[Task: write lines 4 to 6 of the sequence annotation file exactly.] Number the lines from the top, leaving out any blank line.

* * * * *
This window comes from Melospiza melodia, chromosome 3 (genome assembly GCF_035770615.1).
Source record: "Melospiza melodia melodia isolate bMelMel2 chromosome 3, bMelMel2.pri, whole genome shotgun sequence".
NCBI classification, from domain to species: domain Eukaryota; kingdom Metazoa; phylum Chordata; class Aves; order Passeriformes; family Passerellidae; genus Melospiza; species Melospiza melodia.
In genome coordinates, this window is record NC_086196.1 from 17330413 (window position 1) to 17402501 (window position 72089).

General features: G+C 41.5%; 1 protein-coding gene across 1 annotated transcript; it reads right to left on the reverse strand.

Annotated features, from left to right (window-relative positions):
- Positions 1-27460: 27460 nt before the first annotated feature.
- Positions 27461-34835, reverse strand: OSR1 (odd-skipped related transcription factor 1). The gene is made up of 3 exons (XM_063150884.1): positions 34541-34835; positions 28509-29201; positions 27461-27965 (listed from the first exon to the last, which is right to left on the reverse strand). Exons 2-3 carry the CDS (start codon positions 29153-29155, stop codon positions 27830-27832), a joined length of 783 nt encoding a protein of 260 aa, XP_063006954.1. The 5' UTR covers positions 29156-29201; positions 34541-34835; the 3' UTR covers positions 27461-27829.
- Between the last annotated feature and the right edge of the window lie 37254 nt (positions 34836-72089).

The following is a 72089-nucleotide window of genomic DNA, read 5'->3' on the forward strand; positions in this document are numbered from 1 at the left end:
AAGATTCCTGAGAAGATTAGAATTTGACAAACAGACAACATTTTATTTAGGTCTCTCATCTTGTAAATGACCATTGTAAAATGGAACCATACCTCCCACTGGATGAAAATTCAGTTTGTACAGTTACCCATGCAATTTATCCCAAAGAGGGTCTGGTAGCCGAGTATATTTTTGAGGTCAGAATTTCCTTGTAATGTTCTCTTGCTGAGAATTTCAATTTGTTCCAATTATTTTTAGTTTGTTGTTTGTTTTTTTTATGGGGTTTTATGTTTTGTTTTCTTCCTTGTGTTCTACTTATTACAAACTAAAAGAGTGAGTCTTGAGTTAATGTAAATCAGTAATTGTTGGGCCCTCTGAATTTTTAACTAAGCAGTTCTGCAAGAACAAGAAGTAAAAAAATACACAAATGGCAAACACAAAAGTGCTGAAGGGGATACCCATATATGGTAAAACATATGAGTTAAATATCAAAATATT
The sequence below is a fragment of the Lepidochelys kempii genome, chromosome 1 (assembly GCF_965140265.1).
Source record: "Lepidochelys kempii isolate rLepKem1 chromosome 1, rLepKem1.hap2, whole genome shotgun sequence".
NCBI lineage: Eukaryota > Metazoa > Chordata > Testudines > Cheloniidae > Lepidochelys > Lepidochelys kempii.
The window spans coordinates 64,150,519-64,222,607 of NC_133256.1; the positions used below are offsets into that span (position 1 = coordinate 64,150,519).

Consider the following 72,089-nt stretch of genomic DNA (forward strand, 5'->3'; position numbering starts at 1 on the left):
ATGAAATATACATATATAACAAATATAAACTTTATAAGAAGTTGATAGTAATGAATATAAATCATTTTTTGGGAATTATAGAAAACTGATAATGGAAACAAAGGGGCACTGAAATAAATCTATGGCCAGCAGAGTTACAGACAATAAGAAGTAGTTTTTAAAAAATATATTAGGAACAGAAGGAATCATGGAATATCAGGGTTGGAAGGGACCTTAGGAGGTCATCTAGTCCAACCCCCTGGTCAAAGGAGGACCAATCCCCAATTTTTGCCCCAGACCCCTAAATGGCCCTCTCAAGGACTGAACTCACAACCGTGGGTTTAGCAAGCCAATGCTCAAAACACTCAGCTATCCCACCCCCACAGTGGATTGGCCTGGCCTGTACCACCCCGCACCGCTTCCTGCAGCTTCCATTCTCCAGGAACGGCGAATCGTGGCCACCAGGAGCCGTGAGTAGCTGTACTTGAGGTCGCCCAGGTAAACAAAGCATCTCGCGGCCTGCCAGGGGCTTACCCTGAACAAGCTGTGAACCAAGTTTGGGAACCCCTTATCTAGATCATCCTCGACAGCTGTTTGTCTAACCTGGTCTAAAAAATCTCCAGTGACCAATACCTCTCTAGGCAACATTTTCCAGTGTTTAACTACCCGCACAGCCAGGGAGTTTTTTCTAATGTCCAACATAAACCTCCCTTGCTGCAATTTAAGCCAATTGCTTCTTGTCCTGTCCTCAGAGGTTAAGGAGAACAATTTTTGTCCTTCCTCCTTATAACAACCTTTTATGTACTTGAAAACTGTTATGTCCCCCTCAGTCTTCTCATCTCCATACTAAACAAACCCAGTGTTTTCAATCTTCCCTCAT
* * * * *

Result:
In genome coordinates, this window is record NC_086196.1 from 17330413 (window position 1) to 17402501 (window position 72089).

General features: G+C 41.5%; 1 protein-coding gene across 1 annotated transcript; it reads right to left on the reverse strand.

Annotated features, from left to right (window-relative positions):